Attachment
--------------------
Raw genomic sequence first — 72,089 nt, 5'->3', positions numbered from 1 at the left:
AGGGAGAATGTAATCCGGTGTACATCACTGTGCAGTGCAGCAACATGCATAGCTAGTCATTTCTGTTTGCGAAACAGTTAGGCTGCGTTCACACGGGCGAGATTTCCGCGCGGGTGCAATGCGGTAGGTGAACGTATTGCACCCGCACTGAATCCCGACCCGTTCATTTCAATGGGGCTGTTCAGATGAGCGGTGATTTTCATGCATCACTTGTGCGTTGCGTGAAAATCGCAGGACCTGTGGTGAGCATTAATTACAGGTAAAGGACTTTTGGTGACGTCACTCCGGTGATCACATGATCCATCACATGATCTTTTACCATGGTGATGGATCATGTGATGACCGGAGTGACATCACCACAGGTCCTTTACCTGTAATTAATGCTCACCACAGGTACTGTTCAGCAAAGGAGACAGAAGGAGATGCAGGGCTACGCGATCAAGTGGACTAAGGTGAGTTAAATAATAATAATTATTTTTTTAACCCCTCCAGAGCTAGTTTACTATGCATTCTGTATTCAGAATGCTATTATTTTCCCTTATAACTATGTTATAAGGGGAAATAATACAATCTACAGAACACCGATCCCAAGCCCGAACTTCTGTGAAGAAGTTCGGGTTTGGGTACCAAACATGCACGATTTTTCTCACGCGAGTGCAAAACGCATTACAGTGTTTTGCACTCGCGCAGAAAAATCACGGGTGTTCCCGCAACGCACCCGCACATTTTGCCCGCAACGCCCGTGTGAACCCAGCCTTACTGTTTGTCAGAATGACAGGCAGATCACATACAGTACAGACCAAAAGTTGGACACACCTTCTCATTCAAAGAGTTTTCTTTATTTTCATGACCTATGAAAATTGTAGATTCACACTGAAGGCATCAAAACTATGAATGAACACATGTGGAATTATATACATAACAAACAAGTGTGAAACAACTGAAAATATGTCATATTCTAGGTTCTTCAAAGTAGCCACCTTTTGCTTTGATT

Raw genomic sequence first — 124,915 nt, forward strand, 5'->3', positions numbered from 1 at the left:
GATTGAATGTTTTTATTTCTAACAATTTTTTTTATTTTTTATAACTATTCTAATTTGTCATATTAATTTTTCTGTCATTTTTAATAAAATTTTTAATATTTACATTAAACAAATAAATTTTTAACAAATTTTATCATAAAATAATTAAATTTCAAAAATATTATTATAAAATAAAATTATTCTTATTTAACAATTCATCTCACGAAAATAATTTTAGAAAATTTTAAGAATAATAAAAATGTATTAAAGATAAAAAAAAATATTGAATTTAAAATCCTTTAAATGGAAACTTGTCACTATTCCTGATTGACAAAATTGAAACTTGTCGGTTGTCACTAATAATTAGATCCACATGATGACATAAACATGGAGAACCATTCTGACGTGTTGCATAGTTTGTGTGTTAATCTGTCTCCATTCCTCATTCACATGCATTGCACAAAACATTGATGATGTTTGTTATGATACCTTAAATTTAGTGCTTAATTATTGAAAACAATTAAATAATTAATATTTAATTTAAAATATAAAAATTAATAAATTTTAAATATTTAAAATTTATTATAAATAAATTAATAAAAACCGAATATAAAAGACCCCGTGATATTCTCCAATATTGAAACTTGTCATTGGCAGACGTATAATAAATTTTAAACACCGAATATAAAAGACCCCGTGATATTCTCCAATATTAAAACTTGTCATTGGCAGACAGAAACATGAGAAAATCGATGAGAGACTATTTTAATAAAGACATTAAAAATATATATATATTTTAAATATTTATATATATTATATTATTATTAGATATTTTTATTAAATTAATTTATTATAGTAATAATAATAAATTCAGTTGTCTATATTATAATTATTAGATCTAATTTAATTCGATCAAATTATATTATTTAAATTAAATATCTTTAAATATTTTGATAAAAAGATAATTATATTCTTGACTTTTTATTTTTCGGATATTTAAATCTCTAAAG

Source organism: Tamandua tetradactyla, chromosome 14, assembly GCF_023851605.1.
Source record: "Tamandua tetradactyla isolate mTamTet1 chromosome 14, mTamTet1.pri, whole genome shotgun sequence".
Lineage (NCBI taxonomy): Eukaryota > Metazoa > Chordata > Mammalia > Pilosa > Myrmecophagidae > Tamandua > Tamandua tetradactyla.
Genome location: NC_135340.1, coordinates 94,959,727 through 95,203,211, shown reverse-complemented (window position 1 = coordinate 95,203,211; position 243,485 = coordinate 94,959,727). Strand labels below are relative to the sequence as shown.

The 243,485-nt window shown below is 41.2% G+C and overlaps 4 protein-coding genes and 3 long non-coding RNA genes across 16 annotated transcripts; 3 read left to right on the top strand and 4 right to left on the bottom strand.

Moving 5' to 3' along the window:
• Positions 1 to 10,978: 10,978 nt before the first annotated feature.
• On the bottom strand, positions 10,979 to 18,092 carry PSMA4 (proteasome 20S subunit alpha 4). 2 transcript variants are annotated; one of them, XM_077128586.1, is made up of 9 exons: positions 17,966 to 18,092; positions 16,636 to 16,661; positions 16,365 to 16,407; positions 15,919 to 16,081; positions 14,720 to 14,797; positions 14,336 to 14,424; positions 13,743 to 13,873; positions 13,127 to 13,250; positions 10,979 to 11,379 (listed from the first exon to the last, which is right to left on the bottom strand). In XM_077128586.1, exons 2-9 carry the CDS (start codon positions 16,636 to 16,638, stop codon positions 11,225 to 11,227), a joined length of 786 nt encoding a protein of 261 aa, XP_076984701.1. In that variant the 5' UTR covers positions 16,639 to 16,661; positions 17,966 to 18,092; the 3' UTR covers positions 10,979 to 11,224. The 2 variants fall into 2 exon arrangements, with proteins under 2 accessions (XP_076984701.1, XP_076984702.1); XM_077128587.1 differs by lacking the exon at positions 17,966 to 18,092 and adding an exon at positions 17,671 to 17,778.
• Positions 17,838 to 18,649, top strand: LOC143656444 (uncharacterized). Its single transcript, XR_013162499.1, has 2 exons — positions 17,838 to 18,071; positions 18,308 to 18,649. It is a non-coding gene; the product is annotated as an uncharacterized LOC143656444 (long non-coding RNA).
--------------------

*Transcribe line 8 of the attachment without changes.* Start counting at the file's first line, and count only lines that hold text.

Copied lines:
Genome location: NC_135340.1, coordinates 94,959,727 through 95,203,211, shown reverse-complemented (window position 1 = coordinate 95,203,211; position 243,485 = coordinate 94,959,727). Strand labels below are relative to the sequence as shown.